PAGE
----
The Evaluation of Corporate Compliance Programs makes clear that a company must have more than simply a good “Tone-at-the-Top”; it must move down through the organization from senior management to middle management and into its lower ranks. This means that one of the task is to get middle management to respect the stated ethics and values of a company, because if they do so, this will be communicated down through the organization.
A company’s culture is reflected in the values and beliefs that exist throughout the company. To fully operationalize your compliance program, you must find a way to articulate and then drive the message of ethical values and doing business in compliance with such anti-corruption laws such as the FCPA from the top down, throughout your organization.
What should the tone in the middle be? What should middle management’s role be in the company’s compliance program? This role is critical because the majority of company employees work most directly with middle, rather than top management and, consequently, they will take their cues from how middle management will respond to a situation. Perhaps most importantly, middle management must listen to the concerns of employees. Even if middle management cannot affect a direct change, it is important that employees need to have an outlet to express their concerns.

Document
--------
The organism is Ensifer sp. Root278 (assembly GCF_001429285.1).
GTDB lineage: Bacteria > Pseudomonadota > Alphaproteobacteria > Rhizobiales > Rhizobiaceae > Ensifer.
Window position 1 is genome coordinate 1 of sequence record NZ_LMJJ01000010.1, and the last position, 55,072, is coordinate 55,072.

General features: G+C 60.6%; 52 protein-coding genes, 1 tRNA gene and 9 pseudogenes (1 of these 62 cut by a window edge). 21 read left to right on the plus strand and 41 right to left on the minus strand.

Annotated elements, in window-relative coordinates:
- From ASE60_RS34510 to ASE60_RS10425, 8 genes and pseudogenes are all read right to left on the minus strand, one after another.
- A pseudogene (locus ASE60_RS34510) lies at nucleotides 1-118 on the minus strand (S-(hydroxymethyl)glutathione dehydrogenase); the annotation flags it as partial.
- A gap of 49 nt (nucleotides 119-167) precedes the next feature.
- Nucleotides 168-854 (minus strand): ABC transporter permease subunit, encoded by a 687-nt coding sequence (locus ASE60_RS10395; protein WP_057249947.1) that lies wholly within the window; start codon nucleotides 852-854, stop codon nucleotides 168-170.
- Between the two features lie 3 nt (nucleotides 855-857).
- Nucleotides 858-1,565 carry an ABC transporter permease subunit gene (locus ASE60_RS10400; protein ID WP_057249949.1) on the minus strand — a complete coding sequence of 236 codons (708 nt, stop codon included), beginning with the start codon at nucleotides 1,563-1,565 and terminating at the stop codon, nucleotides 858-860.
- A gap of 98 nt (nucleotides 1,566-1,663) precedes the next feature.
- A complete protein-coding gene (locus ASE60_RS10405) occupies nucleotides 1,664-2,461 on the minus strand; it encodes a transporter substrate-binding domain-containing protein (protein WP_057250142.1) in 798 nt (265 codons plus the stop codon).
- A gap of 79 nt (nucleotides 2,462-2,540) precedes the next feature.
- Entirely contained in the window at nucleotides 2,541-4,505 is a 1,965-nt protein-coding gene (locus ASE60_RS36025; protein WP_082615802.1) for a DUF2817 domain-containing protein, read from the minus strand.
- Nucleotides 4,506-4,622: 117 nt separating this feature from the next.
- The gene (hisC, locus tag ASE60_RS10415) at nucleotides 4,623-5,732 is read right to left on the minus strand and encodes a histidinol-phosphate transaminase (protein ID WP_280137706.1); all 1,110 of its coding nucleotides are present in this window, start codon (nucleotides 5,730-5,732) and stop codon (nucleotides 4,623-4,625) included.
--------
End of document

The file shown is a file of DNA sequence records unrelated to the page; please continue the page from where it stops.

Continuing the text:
Your organization should train middle managers to enhance listening skills in the overall context of providing training for their “Manager’s Toolkit.” This can be particularly true if there is a compliance violation or other incident which requires some form of employee discipline. Most employees think it important that there be organizational justice so that people believe they will be treated fairly. For if there is organization justice, it engenders perceived procedural fairness making it more likely an employee will be willing to accept a decision that they may not like or disagree with.